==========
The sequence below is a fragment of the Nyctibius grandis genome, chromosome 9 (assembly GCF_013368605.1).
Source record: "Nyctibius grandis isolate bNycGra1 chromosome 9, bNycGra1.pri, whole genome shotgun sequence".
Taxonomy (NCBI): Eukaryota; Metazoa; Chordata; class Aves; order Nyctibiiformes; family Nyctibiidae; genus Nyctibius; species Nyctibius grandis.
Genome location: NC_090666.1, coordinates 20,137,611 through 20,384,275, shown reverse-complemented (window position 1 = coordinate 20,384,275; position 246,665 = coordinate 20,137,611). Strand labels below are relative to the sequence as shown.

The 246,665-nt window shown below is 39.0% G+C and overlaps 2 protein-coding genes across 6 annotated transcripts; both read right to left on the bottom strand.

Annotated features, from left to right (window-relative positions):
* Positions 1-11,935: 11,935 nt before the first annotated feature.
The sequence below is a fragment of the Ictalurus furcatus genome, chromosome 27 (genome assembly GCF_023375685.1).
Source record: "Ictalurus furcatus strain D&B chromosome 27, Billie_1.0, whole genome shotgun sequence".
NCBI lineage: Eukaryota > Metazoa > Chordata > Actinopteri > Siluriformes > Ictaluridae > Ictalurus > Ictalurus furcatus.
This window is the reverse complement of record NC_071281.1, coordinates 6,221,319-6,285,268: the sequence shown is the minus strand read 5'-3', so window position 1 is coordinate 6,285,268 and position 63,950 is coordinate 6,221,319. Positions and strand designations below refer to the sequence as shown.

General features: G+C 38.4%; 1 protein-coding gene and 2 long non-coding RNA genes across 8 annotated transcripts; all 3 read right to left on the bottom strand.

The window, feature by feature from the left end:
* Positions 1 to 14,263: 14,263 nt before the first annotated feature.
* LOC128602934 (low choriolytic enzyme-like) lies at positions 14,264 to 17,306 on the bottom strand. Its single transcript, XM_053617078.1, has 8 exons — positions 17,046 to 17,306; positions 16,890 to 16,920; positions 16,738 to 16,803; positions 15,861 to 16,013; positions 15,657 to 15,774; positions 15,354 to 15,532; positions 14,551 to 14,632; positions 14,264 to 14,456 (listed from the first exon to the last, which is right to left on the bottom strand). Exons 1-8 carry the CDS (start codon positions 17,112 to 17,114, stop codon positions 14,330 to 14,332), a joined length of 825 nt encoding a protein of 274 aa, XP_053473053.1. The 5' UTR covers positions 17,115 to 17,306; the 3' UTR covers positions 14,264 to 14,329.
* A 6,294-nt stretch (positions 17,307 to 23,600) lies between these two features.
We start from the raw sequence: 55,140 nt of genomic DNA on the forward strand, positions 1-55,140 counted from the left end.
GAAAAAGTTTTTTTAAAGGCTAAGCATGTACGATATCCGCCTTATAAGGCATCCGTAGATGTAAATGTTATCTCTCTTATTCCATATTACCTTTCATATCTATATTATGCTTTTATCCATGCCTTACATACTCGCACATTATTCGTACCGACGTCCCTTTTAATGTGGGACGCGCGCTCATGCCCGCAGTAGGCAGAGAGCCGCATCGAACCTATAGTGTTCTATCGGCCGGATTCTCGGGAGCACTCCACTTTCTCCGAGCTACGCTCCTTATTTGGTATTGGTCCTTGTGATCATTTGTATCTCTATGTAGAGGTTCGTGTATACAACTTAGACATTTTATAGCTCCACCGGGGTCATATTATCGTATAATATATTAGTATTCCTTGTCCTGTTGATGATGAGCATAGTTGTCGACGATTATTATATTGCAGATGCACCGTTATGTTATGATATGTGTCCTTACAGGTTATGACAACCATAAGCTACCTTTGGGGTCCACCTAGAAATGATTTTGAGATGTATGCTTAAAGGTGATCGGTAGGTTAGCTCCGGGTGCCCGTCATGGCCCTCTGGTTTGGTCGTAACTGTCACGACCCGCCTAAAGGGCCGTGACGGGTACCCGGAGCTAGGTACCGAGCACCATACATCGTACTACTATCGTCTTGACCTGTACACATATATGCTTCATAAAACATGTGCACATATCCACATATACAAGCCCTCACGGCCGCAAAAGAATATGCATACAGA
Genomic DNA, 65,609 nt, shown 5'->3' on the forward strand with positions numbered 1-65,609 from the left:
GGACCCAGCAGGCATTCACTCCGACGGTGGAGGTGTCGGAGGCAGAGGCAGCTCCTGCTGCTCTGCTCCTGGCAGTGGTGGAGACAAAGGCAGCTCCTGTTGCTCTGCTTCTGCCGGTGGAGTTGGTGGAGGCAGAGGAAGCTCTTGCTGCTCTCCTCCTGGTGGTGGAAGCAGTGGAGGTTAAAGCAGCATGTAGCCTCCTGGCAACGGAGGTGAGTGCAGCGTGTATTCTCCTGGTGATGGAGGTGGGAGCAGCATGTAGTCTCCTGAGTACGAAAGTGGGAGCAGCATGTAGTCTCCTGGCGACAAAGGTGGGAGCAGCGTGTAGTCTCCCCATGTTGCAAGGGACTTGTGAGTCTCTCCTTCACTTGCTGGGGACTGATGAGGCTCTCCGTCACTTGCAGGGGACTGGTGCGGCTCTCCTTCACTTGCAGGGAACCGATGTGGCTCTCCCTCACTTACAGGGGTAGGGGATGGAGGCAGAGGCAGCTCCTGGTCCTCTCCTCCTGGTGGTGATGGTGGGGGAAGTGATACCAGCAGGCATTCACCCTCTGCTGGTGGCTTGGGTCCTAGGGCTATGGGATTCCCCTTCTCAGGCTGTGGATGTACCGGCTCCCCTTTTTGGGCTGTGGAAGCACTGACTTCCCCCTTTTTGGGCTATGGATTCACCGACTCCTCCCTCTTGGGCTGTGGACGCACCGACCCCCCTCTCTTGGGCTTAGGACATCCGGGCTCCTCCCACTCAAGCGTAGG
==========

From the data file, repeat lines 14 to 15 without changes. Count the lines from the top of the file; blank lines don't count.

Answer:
* Positions 1 to 14,263: 14,263 nt before the first annotated feature.
* LOC128602934 (low choriolytic enzyme-like) lies at positions 14,264 to 17,306 on the bottom strand. Its single transcript, XM_053617078.1, has 8 exons — positions 17,046 to 17,306; positions 16,890 to 16,920; positions 16,738 to 16,803; positions 15,861 to 16,013; positions 15,657 to 15,774; positions 15,354 to 15,532; positions 14,551 to 14,632; positions 14,264 to 14,456 (listed from the first exon to the last, which is right to left on the bottom strand). Exons 1-8 carry the CDS (start codon positions 17,112 to 17,114, stop codon positions 14,330 to 14,332), a joined length of 825 nt encoding a protein of 274 aa, XP_053473053.1. The 5' UTR covers positions 17,115 to 17,306; the 3' UTR covers positions 14,264 to 14,329.